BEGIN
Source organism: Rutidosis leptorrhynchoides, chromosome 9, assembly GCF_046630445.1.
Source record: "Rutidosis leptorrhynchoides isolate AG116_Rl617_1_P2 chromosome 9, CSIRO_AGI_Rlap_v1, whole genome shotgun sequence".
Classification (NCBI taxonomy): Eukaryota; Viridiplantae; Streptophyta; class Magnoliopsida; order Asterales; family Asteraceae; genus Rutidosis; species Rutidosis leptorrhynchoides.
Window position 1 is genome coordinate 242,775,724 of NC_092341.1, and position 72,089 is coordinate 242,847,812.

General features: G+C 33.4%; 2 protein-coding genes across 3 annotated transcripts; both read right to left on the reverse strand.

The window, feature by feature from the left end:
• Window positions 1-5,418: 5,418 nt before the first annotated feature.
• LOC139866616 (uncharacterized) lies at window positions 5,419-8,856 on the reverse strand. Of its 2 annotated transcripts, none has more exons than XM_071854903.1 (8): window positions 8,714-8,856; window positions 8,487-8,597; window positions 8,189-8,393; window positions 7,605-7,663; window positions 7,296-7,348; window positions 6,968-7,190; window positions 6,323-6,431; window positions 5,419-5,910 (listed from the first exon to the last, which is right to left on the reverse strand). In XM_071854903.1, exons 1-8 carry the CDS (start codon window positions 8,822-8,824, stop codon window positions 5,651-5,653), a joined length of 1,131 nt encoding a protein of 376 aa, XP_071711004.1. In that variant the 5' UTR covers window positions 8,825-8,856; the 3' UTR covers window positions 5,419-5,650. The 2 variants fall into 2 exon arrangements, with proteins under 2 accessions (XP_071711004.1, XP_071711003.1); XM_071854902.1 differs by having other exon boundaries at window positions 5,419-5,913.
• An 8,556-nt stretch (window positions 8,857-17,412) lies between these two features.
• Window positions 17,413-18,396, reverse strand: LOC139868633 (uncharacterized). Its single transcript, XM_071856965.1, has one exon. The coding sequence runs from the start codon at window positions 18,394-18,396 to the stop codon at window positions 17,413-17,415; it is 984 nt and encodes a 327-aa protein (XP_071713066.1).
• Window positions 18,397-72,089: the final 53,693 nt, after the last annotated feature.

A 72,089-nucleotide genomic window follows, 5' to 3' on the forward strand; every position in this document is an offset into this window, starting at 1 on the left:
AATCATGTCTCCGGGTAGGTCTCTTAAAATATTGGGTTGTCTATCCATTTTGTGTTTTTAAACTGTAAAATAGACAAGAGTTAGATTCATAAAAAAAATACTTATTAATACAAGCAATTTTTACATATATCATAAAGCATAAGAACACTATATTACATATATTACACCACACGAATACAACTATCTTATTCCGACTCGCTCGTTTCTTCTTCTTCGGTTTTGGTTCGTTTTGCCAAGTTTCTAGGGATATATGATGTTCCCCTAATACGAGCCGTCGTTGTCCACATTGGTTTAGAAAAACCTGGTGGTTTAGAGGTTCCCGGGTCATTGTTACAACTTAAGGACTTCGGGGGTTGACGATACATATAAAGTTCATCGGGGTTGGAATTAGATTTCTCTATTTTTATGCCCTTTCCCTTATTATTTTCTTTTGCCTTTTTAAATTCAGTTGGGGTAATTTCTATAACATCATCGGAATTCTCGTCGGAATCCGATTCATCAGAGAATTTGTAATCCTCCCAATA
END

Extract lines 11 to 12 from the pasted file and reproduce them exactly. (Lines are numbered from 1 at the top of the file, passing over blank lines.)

• Window positions 18,397-72,089: the final 53,693 nt, after the last annotated feature.

A 72,089-nucleotide genomic window follows, 5' to 3' on the forward strand; every position in this document is an offset into this window, starting at 1 on the left: